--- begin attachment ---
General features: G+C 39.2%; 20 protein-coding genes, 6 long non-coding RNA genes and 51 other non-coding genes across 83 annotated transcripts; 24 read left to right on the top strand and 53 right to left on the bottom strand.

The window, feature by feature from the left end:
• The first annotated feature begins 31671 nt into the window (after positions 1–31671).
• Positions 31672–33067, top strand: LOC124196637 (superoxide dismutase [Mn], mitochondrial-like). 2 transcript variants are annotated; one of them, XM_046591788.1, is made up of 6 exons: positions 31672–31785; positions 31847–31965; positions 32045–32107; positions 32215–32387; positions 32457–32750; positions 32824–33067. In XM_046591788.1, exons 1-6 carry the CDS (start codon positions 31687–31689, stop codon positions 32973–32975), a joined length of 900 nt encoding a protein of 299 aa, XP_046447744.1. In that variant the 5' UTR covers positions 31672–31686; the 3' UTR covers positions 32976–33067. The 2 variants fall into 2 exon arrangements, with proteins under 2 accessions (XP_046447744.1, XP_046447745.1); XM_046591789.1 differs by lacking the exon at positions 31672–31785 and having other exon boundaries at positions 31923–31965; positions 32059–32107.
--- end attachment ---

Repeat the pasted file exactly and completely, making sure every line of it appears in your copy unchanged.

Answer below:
General features: G+C 39.2%; 20 protein-coding genes, 6 long non-coding RNA genes and 51 other non-coding genes across 83 annotated transcripts; 24 read left to right on the top strand and 53 right to left on the bottom strand.

The window, feature by feature from the left end:
• The first annotated feature begins 31671 nt into the window (after positions 1–31671).
• Positions 31672–33067, top strand: LOC124196637 (superoxide dismutase [Mn], mitochondrial-like). 2 transcript variants are annotated; one of them, XM_046591788.1, is made up of 6 exons: positions 31672–31785; positions 31847–31965; positions 32045–32107; positions 32215–32387; positions 32457–32750; positions 32824–33067. In XM_046591788.1, exons 1-6 carry the CDS (start codon positions 31687–31689, stop codon positions 32973–32975), a joined length of 900 nt encoding a protein of 299 aa, XP_046447744.1. In that variant the 5' UTR covers positions 31672–31686; the 3' UTR covers positions 32976–33067. The 2 variants fall into 2 exon arrangements, with proteins under 2 accessions (XP_046447744.1, XP_046447745.1); XM_046591789.1 differs by lacking the exon at positions 31672–31785 and having other exon boundaries at positions 31923–31965; positions 32059–32107.